EU Circular Economy Action Plan: Climate-friendly real estate
The ecological circular economy in Europe
The real estate industry is one of the most resource-intensive sectors. The potential for savings here in terms of material and energy consumption is enormous. Therefore, the circular economy is an increasingly important topic for the real estate industry. In order to implement this on a large scale, uniform standards and norms are crucial. For this reason, the German Institute for Standardization (DIN), in cooperation with the German Commission for Electrical, Electronic & Information Technologies and the Association of German Engineers, published a so-called standardization roadmap in January 2023. This so-called EU Circular Economy Action Plan sets out technical rules for circular economy and construction.
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Circular construction: Smart, resource-efficient, social
Circular construction serves the purpose of keeping materials in a closed technical cycle for as long as possible, with the least possible loss of quality. This approach saves costs, reduces waste and thus contributes to climate protection in the long term. In addition, this makes the real estate industry less dependent on supply bottlenecks, as the materials used do not need to be extracted and travel long distances, but are rather located in the immediate vicinity. The closed-loop principle involves planning and using raw materials from their first use in such a way that they can maintain consistent quality and be reused. The circular economy is considered an important approach in terms of climate and resource-friendly construction. This holistic planning of the use of raw materials considers not only ecological aspects, but also the requirements for living quality and long-term usability. Thus, the importance of the circular economy also extends to social aspects.
Building sustainably: The cradle-to-cradle concept
The cradle-to-cradle principle serves as an approach to a comprehensive circular economy. All resources used must be used as effectively and cyclically as possible and be reusable without limit. This approach works in almost any industry. In the construction industry, recyclable materials that are free of harmful substances offer ecological as well as economic advantages. The idea behind this concept is quite simple and describes a circular economy that is adapted to the material cycles in nature. Thus, resources are used in an endless cycle. For this to be effective and sustainable, buildings constructed according to the closed-loop principle must meet five criteria. They must be able to be dismantled into their components without leaving any residues and must not contain any toxic or harmful substances. In addition, construction must be as CO2-free as possible using renewable energy, the natural water balance must not be disturbed, and construction activities must be socially acceptable.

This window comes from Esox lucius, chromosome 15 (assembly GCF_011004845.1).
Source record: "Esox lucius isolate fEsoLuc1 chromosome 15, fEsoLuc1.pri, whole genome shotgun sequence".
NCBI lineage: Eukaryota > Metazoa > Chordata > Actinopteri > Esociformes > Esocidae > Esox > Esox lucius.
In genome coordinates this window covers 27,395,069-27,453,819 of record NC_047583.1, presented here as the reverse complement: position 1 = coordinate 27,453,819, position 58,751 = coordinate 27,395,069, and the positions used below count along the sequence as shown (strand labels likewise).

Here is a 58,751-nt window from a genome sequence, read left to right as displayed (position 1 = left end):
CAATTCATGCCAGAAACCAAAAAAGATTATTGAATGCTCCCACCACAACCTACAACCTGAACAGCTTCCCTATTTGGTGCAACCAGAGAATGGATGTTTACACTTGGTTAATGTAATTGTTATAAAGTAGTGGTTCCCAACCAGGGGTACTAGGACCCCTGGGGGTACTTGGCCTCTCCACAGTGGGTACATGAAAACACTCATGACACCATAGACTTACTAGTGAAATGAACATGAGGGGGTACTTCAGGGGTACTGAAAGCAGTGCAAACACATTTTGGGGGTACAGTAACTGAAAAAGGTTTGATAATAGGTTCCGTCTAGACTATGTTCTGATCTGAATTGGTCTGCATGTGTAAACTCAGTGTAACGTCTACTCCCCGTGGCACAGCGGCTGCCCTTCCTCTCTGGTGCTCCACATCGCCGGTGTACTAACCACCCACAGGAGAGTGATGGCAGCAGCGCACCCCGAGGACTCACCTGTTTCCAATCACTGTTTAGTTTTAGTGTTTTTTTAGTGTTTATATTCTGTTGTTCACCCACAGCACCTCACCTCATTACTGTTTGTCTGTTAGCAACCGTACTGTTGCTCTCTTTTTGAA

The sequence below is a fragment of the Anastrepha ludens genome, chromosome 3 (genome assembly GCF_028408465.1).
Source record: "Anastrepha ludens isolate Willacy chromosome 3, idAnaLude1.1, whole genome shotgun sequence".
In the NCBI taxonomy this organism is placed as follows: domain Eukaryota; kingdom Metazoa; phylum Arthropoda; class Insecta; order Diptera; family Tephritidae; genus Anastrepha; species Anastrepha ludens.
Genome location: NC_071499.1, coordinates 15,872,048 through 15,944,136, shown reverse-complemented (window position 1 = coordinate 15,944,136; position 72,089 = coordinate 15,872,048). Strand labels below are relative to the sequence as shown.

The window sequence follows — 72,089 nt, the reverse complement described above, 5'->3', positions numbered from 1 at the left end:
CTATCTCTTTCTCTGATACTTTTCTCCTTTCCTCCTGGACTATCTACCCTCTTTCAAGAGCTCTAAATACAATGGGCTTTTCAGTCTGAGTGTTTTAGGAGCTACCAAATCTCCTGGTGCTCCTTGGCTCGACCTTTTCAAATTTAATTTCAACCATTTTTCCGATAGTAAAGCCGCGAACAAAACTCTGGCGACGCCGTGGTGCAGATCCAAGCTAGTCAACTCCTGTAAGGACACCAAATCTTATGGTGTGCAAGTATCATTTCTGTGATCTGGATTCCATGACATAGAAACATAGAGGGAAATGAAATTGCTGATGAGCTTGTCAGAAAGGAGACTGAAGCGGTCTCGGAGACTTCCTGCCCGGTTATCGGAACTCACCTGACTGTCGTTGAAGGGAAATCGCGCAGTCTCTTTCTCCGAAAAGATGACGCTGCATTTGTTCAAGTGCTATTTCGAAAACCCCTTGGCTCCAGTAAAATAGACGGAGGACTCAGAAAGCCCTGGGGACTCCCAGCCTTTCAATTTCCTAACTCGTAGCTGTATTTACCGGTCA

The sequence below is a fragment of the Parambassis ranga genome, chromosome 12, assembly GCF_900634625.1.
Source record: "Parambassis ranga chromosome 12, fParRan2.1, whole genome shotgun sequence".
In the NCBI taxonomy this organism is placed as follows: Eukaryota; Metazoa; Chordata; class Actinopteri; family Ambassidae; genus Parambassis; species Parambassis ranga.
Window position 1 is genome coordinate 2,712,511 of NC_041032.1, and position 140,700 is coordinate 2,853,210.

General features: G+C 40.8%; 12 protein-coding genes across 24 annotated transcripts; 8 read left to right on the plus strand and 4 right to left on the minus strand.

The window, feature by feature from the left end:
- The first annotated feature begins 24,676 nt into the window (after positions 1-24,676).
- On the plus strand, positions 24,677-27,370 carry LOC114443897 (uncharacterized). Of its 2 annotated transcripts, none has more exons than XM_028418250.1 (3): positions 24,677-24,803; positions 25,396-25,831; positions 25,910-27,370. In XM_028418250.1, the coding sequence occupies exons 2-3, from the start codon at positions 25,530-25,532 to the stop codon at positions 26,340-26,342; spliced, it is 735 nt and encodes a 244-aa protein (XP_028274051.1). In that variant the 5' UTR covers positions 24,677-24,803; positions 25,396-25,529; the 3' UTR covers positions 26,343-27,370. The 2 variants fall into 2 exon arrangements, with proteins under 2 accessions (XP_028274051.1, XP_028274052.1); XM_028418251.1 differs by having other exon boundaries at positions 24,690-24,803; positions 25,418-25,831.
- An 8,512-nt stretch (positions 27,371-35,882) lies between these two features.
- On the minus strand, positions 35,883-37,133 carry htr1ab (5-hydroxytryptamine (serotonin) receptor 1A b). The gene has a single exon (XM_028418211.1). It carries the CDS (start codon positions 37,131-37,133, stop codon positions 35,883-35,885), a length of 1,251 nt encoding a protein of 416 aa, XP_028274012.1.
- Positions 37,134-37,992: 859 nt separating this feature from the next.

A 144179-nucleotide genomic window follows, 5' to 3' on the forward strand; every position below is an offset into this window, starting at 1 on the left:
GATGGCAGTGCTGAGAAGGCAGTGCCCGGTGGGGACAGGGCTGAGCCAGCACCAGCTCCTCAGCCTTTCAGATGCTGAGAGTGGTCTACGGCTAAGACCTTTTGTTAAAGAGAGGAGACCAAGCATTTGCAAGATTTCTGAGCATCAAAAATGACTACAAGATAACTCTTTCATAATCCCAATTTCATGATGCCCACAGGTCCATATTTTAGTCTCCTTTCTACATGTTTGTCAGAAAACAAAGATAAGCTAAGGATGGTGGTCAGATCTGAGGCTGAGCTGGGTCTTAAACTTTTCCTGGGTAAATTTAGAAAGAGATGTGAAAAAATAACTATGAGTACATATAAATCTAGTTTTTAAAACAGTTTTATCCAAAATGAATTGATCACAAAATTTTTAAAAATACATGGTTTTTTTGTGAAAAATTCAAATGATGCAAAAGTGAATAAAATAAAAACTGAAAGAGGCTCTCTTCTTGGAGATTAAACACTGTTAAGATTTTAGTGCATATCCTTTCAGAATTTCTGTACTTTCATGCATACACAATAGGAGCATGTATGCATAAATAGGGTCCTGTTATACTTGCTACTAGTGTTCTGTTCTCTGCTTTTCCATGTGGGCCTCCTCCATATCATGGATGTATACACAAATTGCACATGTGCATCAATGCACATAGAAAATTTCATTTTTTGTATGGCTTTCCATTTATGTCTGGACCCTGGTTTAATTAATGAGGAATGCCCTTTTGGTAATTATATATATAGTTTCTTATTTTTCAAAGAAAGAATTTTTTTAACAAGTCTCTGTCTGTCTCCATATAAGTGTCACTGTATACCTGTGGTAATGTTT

Examples of circular real estate management
There are already some examples of the circular economy that demonstrate the benefits in the real estate sector. The circular economy is gaining momentum in Germany, even if it is only just beginning here. One of the most prestigious projects in this country is the planned transformation of Tegel Airport into a new phase of use. All planning and measures are aimed at ensuring the subsequent use of existing resources. The core topics of the project include efficient energy use and climate-neutral energy systems, recycling, clean water, environmentally friendly mobility, networked control of systems, and the use of new materials for sustainable construction. Plans include establishing a university here, using the property as an industrial site, building residential neighborhoods, and creating a large amount of green space.
Obstacles to achieving the EU targets
The greatest difficulty in implementing the circular economy in the real estate sector is currently the very high requirements imposed by the EU. A study by the German Sustainable Building Council (DGNB), which examined 38 properties from six countries in terms of their compliance with the EU's Circular Economy criteria, revealed that there is still enormous potential here. None of the participating properties, although almost all were sustainably developed and certified, met the requirements set by the EU, and some met less than half of the criteria. The use of components regarding reuse is proving particularly difficult, as all materials must be at least 15 percent reusable, 15 percent recyclable and 20 percent renewable, reused or recycled. However, such materials are currently not available in sufficient quantities. One way to counteract this would be to develop a so-called resource passport containing detailed information and data on the recyclability of raw materials and maintenance, as well as possible dismantling measures.